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What is mental capacity?

Contents

Mental Capacity Act 2005

The Mental Capacity Act 2005 (MCA) sets out what happens when people are unable to make decisions i.e. when they lack capacity to make decisions. The MCA came into full force on 1 October 2007 in England & Wales.

The MCA is supported by a Code of Practice (the 'Code'). All professionals, such as GPs, doctors, social workers and paid carers, must comply with the Code when they are supporting anyone who lacks capacity.

The 5 principles of the Act

There are 5 principles of the MCA:

1. All adults have the right to make decisions for themselves unless it is shown that they are unable to do so. This means that people may not assume that you cannot make a decision for yourself just because you have a particular medical condition or disability, or because of your age or appearance.

2. People should be supported as much as possible to make their own decisions before anyone concludes that they cannot do so. This support may be given through using different ways of communication such as words, pictures or signs, and providing information in different formats. In some cases an independent advocate may be able to help.

3. People are allowed to make a decision that may seem to other people unwise or strange and a person should not be treated as unable to make a decision because of this.

4. If a person lacks capacity, any decisions or actions taken on their behalf must be taken in their best interests (unless they have made a relevant and valid decision in advance to refuse medical treatment). It is still important to involve the person wherever possible in making the decision.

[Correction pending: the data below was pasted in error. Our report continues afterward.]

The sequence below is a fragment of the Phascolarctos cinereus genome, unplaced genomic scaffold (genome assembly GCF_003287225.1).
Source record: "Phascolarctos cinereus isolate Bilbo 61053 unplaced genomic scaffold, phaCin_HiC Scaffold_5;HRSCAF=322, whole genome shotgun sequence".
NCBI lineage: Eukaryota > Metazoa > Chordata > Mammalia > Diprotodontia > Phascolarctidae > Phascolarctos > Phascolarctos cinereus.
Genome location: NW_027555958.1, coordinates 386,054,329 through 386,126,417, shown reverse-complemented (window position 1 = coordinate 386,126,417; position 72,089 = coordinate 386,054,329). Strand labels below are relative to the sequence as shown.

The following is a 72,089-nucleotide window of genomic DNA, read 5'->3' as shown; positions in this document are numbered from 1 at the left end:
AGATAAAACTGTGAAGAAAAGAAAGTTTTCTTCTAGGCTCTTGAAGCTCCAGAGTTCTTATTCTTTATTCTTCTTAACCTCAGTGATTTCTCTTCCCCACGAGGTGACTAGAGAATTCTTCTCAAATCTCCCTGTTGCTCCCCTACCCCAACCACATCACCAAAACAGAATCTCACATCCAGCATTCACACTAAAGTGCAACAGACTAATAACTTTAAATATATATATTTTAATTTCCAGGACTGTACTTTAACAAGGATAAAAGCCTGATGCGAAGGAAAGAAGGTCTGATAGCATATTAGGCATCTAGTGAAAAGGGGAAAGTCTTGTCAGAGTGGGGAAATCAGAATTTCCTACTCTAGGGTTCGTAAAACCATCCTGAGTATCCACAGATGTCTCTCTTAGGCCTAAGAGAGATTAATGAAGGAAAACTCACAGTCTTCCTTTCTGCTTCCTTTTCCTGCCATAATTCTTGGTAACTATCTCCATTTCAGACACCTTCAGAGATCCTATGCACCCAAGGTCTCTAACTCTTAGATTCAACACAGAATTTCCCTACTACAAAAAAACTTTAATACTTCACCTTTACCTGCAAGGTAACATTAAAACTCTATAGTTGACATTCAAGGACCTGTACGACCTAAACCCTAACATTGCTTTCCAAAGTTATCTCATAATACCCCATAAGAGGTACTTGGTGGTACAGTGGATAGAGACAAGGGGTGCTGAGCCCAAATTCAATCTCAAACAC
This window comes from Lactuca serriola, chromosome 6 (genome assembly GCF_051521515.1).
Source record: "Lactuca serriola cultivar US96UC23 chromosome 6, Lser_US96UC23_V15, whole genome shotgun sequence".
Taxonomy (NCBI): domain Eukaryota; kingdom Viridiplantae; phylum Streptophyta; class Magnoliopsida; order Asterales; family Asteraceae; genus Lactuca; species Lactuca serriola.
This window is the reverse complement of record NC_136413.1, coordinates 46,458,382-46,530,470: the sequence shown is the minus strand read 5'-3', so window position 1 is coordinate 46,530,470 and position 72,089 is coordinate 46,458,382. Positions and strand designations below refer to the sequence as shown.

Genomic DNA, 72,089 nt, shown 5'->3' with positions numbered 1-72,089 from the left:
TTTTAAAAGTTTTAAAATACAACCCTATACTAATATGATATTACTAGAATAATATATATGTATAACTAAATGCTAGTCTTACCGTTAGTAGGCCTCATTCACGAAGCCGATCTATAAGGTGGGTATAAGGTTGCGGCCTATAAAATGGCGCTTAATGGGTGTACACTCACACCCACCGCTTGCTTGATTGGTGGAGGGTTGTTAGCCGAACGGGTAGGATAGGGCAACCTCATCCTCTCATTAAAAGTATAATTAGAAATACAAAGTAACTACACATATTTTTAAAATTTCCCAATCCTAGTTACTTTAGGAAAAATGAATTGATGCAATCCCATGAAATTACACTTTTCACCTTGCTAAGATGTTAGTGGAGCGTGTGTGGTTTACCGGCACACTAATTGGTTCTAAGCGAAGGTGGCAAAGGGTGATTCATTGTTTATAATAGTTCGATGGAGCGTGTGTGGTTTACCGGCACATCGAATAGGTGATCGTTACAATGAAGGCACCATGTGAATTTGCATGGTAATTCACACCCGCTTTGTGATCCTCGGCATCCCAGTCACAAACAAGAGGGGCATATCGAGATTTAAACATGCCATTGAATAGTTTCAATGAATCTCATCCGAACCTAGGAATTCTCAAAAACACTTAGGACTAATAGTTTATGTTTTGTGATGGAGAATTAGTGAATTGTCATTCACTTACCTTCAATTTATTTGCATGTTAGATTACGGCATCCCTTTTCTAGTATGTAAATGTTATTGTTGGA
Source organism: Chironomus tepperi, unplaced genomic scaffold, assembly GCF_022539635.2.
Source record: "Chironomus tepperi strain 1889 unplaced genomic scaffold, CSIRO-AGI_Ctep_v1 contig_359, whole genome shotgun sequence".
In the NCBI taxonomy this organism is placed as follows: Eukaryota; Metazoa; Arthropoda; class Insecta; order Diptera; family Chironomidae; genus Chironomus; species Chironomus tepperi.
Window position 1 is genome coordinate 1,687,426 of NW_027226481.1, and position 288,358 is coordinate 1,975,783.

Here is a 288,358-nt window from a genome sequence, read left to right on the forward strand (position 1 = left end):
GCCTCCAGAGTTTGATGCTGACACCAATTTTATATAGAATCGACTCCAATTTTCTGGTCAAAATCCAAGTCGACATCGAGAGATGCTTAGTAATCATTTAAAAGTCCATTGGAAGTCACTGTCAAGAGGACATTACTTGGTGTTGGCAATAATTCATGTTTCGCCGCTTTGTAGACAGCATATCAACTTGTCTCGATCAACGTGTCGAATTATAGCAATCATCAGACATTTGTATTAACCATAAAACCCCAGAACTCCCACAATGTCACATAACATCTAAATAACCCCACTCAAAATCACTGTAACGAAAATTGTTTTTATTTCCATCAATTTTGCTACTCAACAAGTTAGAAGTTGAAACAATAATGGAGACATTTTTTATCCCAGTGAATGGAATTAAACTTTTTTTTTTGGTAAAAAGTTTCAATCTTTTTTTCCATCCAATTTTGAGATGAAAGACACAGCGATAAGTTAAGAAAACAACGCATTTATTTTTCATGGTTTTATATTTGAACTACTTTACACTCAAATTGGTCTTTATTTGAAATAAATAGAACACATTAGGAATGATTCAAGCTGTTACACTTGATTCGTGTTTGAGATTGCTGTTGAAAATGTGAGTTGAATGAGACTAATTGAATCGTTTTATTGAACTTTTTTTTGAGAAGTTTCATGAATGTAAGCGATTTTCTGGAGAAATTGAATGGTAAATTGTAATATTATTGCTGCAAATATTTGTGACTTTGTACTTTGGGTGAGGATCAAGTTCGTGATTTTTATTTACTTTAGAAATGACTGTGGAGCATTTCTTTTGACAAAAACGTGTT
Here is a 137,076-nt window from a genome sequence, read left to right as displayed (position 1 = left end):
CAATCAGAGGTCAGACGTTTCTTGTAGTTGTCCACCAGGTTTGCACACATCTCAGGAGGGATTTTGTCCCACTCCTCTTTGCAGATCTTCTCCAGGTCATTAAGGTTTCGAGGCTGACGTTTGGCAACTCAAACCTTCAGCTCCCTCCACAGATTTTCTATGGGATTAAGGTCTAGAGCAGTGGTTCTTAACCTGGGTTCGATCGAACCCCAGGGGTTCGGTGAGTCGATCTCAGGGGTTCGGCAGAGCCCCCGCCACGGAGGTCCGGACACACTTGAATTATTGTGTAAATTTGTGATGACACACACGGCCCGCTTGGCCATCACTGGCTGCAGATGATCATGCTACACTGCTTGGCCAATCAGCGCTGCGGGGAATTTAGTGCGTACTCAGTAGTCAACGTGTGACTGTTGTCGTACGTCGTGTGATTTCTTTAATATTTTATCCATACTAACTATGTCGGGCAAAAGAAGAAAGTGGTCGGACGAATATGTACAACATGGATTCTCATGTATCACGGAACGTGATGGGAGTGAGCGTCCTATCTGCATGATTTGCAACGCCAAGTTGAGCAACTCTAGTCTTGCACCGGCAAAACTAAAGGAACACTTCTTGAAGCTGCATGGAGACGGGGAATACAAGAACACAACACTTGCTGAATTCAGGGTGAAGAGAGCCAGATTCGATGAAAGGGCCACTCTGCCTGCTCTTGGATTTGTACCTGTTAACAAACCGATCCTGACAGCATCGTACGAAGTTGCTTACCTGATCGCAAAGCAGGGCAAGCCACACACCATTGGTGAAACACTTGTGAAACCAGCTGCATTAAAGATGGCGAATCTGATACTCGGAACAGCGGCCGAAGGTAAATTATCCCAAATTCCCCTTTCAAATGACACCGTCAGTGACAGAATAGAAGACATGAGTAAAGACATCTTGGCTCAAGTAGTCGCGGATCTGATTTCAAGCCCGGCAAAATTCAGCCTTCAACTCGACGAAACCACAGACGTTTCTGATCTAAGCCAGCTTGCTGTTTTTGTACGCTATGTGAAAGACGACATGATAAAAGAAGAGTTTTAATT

5. People who lack capacity should not be restricted unnecessarily. So the person making the decision or taking the action must decide or act in a way that would cause little interference with the freedom and rights of the person who lacks capacity.

What does it mean to 'lack capacity'?

If you have mental capacity, you are able to make decisions for yourself. The legal definition says that someone who lacks capacity cannot do one or more of the following things:

  • Understand information given to them
  • Retain that information long enough to be able to make a decision
  • Weigh up the information available to make a decision
  • Communicate their decision by any possible means such as talking, using sign language or even simple muscle movements like blinking an eye or squeezing a hand.
The MCA applies to situations where you may be unable to make a particular decision at a particular time, to the extent that you cannot do one or more of the points above. For example, someone with dementia may be unable to retain information long enough in order to make decisions, or someone with a mental health problem may feel too depressed to make a decision that he or she is able to make when feeling less depressed. However, in these instances, this does not necessarily mean that a person lacks all capacity to make any decisions at all. For example, a person with a learning disability may lack the capacity to make complex decisions, but this does not necessarily mean that they cannot decide what to eat, wear and do each day.

Lasting powers of attorney

Under the MCA, a new type of power, called the lasting power of attorney, replaces what used to be known as the enduring power of attorney (EPA). You can no longer create EPAs, although those created before the date of the MCA can still continue to be registered.